Helicopter shark patrols spot less than one in five sharks, even in clear water, and aren’t good for much more than giving swimmers peace-of-mind, according to soon-to-be-published research.
Helicopter patrols spot 17.1 per cent of sharks in a given area – better than fixed-wing aircraft shark-spotters, who find only 12.5 per cent of the deadly marine predators.
“Although the public may feel safer knowing that aircraft are in the air, the tangible difference these flights make to an individual’s safety from shark attack at any one of these beaches is likely to be small,” a preliminary version of the paper, now accepted for publication in the scientific journal PLOS ONE, concludes.
Surf livesavers are currently fighting with the State Government over a $140,000 cut to helicopter shark patrol funding.
There have been 109 reported shark sightings in South Australia this year according to State Government figures, of which four were spotted from fixed-wing patrols and 10 from chopper patrols.
But according to one of the paper’s authors, former chief scientist for New South Wales’ Department of Primary Industries and now marine consultant Steven Kennelly, the patrols are essentially a waste of money anyway.
“As an early warning system, they tend to give people comfort that people are flying around above them and spotting these things,” Kennelly said.
“They think ‘oh look that’s good, they’re looking for sharks’ and they feel good about it. In effect, they’re probably having fairly minimal impact on identifying when there’s dangerous sharks around or when there’s a major threat of attack.”
Kennelly’s study – originally prepared for the New South Wales Government – deployed 2D wooden shark dummies at varying lengths in a bay with clear water. Crews were asked to do flyovers of the bay and spot the sharks – which they struggled to do.
The fixed-wing crew in the test had significant experience patrolling for sharks but the helicopter crew was not a professional shark-patrol team.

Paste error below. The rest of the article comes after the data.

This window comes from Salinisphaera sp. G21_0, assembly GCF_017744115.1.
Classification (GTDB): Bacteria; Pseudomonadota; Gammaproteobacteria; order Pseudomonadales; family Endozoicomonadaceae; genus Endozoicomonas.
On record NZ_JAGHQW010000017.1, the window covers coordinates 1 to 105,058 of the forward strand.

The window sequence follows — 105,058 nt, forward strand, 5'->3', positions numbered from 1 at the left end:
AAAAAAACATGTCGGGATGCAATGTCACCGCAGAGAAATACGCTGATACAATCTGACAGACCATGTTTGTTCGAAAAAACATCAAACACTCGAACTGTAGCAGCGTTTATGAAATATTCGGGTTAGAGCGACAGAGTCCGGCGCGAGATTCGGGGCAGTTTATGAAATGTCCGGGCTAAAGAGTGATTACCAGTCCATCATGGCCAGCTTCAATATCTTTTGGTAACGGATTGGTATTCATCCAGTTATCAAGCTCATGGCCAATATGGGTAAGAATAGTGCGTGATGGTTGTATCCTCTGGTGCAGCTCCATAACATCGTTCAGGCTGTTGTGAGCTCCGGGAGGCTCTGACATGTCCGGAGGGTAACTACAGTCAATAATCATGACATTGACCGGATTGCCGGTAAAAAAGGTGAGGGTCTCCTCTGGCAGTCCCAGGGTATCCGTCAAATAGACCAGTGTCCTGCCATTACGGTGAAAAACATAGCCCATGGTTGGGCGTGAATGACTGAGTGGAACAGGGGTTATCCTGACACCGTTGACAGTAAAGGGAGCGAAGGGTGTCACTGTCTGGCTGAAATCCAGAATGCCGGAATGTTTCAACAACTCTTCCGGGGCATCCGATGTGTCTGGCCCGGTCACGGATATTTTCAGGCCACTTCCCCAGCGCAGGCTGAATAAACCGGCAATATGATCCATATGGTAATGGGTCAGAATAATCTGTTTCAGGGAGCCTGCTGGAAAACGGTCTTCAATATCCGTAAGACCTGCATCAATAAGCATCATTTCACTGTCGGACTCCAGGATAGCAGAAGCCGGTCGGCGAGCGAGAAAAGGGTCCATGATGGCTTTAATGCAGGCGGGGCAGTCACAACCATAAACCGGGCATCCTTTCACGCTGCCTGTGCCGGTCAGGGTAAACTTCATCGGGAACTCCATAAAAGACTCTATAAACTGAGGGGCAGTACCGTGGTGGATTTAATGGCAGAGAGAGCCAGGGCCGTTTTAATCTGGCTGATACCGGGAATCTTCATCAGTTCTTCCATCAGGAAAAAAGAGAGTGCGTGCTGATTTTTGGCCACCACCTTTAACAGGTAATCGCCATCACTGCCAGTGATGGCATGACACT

The findings were even more concerning, Kennelly told InDaily, when you consider that most shark attacks take place in times of low visibility.
“Most interactions with humans occur at dawn or dusk in murky water, overcast conditions.
“And they’re the sort of conditions when aerial patrols are either not flying or they can’t spot the sharks very well.”
Kennelly argued funding should go to methods with proven effectiveness – such as lifeguards watching from beaches.
“The best way to safeguard people swimming at beaches is to keep driving the same messages home. Stay between the flags.
“There hasn’t been a fatal shark attack, or any sort of shark attack, while people are bathing between the flags. Give our lifesavers who are on the beaches all the time the right equipment like the right binoculars, observation towers.
“Jetskis are really useful – when they spot a shark they can get out there quickly and get the shark out of the area. They do it all the time and they’re very good at it.”
In 2007 the New South Wales Government cut their own aerial shark patrols after finding them ineffective at spotting the marine predators.
InDaily has contacted Surf Life Saving Australia for a response.
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